The San Francisco Daily Morning Call. 2 October 1864.

An Interesting Correspondence

A case was brought before Judge Shepheard yesterday afternoon, on preliminary examination, which involved some nice points, and also enriched the polite literature of the country with what Mr. Cook, counsel for one of the parties, termed "foreign correspondence" - a number of epistolary communications, equal to the productions of Madame de Sevigne or the Countess of Blessington. One of the questions presented was, whether a Chinaman's wife is his'n or your'n if you want her. Ah Chung had a friend who had a wife; friend was in the mountains, wife in this city, and Ah Chung in Shasta. Ah Chung visited the city, and delivered to his friend's wife what purported to be a letter from her husband, directing her to pack up her trunks and go to him, the messenger to be her escort. She packed up, and Ah Chung took her to Shasta for his own use. She found herself betrayed, and indurance. A female friend of her own nation sympathized with her, and wrote a letter, informing a friend of the distressed captive in this city of Ah Chung's infamy - Bulwer Lytton couldn't have done it more eloquently - stating that the perfidious Ah Chung claimed the woman as his property, and asked two hundred dollars to redeem her. A correspondence on the subject followed, resulting in the liberation of the abducted victim; though without her baggage, which had been confiscated by the avaricious Ah Chung. The denouement was Ah Chung's being held yesterday, by Judge Shepheard, in the sum of twenty-five hundred dollars, to answer in the County Court to a charge of grand larceny. The letters, which were written, of course, in Chinese characters, were translated by Mr. Charles Carvalto, and afforded an interesting specimen of sentiment and condolence as expressed by they of the Flowery Kingdom.

The San Francisco Daily Morning Call. 6 October 1864.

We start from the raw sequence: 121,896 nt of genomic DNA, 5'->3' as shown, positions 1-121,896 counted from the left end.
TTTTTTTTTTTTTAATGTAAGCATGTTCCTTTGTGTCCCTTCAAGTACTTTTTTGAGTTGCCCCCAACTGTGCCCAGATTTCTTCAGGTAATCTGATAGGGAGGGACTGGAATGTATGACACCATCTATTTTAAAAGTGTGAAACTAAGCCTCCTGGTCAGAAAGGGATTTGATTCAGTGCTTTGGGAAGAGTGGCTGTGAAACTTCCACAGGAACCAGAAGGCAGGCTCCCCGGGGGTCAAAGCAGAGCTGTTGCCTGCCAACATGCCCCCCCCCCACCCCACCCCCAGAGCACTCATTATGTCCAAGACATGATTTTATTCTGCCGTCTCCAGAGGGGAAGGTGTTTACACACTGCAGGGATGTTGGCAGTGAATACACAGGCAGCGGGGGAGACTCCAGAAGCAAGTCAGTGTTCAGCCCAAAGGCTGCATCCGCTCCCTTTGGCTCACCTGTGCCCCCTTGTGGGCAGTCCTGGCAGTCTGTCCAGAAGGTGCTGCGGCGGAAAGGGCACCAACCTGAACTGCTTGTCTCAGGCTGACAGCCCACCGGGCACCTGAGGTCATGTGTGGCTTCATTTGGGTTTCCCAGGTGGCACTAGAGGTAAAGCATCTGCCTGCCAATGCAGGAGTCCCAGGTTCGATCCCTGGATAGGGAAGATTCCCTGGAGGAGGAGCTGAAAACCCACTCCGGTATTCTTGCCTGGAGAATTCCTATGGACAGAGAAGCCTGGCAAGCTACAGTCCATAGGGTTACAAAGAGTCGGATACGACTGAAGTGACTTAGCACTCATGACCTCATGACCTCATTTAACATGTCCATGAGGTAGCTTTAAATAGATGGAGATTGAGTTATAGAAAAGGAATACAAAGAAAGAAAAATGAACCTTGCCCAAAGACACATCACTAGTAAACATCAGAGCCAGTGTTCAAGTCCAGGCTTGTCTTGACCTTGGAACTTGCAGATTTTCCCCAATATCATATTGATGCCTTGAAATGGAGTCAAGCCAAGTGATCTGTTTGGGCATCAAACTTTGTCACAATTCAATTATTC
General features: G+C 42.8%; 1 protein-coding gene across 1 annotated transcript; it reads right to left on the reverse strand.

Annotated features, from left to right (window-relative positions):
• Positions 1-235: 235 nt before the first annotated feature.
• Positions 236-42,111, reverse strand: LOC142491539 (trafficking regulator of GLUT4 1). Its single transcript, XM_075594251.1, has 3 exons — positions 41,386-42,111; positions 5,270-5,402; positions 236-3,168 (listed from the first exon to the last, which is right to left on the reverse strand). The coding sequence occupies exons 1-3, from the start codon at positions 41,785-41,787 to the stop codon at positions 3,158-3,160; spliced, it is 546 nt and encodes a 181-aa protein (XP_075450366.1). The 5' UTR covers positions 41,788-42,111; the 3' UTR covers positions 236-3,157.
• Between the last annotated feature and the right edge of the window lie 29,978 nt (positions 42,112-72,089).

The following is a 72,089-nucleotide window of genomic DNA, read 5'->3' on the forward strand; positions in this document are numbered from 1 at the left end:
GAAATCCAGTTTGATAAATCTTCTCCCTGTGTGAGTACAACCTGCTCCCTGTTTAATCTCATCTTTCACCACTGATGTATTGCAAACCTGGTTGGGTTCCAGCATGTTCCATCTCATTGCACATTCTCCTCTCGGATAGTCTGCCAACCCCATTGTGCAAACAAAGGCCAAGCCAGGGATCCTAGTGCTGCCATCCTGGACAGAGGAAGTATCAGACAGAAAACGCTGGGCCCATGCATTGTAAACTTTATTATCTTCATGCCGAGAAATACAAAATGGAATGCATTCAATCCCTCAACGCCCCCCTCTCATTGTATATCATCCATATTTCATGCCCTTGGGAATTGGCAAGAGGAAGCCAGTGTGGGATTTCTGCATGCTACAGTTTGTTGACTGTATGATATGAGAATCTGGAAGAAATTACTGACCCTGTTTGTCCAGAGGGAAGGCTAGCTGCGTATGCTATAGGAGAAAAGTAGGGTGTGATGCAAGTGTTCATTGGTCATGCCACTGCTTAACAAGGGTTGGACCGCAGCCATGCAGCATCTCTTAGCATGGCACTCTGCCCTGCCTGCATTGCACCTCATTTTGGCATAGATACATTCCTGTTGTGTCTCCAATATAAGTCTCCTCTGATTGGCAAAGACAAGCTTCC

A Rough Customer

Benjamin Roderick has been arrested on charges of malicious mischief, carrying a concealed weapon, and assault with a deadly weapon with intent to kill. Yesterday morning, shortly after midnight, he went to the house of Mary Roberts and got into a quarrel with her, and drawing a Bowie-knife, threatened to take her life; he went away, and afterwards returned, renewed his threats, and proceeded to smash up all the furniture in her house; he created havoc and destruction on all sides, and ended by breaking the windows with large stones. At last the cries of the woman attracted the attention of Special Officer Forner, and he was about to arrest Roderick when the latter broke away and ran. Forner fired his pistol in the air, which frightened the fugitive, and he stopped and gave himself up. Besides his Bowie-knife, he carried on his person a murderous weapon in the shape of a short-handled hatchet - an equipment calculated to make him rather formidable at short range. Roderick had been marching with the Broom Rangers, and the woman says he was drunk when he entered her house.

The San Francisco Daily Morning Call. 8 October 1864.

The Roderick Case

The would-be desperado, Roderick, who threatened the life of Mary Roberts, in a house in Broadway, on Thursday night, was tried and convicted in the Police Court, yesterday morning, on three Separate charges. The first charge was carrying a concealed deadly weapon; he had a pocket full of them - a Bowie-knife, a short-handled hatchet, and a hat full of bed-rock, with a trace of quartz in it. The second charge, of assault with a deadly weapon, was sustained by the testimony of the complaining witness, Mary Roberts, who swore that Roderick seized her and aimed a blow at her with his Bowie-knife, when Providence provided her with invisible wings. She said she knew she had wings at that moment of her utmost need, although they were not palpable to her imperfect mortal vision, and she flew away - she gently soared down stairs. Judging by the woman's general appearance, and her known character and antecedents, this interference of Providence in her behalf was remarkable, to say the least, and must have been quite a surprise to her. The third charge was of malicious mischief. It was shown in evidence that he wantonly destroyed furniture belonging to the woman, worth one hundred dollars. The prisoner was ordered to appear for sentence on all three of the charges, to-morrow morning. Roderick killed a man once. He is rather a bad looking man, but probably not nearly so dangerous as one might suppose from his lawless conduct. He has bad habits, similar to those of many a professedly better man, and he carries an armament better suited to a fortress than a well meaning private citizen. All these things are against him, and he deserves to be punished for having them against him, and for breaking furniture that did not belong to him. He was not anxious to kill the woman, though, or even do her a bodily injury, as his opportunities for doing so were ample, and he threw them away. He might have made a good sensation item for the newspapers, and he carelessly threw that opportunity away also. Roderick is a useless incumbrance, anyway you take him.